The labelling theory is a micro interactionist approach, this is because it focuses on how individuals construct the social world through face-face interactions. It recognises the concept of the ‘procedural self’ where ones identity is continuously constructed and recognised in interaction with significant others, this results in the individual’s behaviour, including that related to crime and deviance.
Significant others are those who are in high social power and thus able to dictate influence and actively determine an individual’s life. Such individuals may include police officers, prison officers, politicians, parents and teachers. Feminists would argue however that these are all the males in society, determining and controlling the lives of females, keeping society patriarchal. The influence that significant others place on individuals lives is through the use of labels, the labels aren’t usually based on individual characteristics, more so stereotypes, working assumptions and professional knowledge. For example Cicaurel found that police patrolled working class areas more intensively, resulting in more arrests, this is due to the police’s stereotypical view that delinquent individuals are part of the working class.
Lemert distinguishes between primary and secondary deviance in society. Primary deviance involves minor offences such as vandalism or smoking underage and these acts are usually uncaught or insignificant. However an individual may be caught for such acts and inturn be labelled as delinquent or deviant, the social reaction of this label results in the development of secondary deviance: more serious crimes such as assault or drugs. This therefore illustrates that it is not the act itself but the hostile societal reaction by significant others that creates serious deviance, thus crime and deviance being products of the labelling process. Support for this idea is research conducted by Jock Young on hippy marijuana users. Drugs were associated with hippies which demonstrate primary deviance. Police then labelled and persecuted hippies for their behaviour, excluding them from normal society. AS a result a deviant subculture emerged where hippies retreated into closed groups, grew hair out long, wore eccentric clothes and drug use became a central activity.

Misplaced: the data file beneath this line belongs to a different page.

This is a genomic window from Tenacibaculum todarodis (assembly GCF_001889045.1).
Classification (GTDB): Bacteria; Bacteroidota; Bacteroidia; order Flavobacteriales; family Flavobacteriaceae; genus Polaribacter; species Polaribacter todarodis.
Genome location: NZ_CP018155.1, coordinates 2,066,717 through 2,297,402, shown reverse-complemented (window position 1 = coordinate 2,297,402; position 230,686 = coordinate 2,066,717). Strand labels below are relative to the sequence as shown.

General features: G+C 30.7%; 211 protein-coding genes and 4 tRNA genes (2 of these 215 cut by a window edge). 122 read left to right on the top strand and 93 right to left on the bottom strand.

Gove argued that there are two consequences of labelling: creation of sigma, modification of self images. Stigma is the negative branding of an individual and refers to the public condemnation and exclusion of the criminal. The media tend to exaggerate the behaviour of such people, causing increased fear and moral panic in society, resulting in avoidance and constantly being treated with suspicion. Becker refers to a ‘master status’ where once a person is labelled all of their actions are interpreted in light of the label and only negative aspects of that individual’s behaviour are focussed on. Because of the stigma created from the label a modification of self image occurs in the individual. The individual essentially lives up to their deviant label, becoming the person described in the label.
The process of deviancy amplification whereby any punishments or treatment therefore reinforce the individual perception of the criminal, thus more crimes fitting to the label are carried out. This theory can however by criticised because it is determinist, where individuals have n control over the process and once they have been labelled they will inevitably turn deviant or criminal. Social action theorists believe in free will and individual’s choice to reject their label. In addition the label may cause the opposite result where an individual seeks to actively prove their label wrong by thriving and succeeding in their work/ life.
Furthermore the labelling theory claims that deviant and criminal behaviour only occurs when a label is given, it does not account for crimes committed by those who have no labels placed upon them. Marxists, for example, would argue the theory fails to explain middle class, white collar or corporate crime, since the offenders have high social power and would be significant others rather than the individuals labelled.
In conclusion although the labelling theory offers some explanation as to the crime and deviance in today’s society there are many gaps. Other explanation such as subcultural crime and deviance would argue that it is not the interaction of individuals but the illegitimate opportunity structures within society that results in crime and deviance.
Courtney from Study Moose
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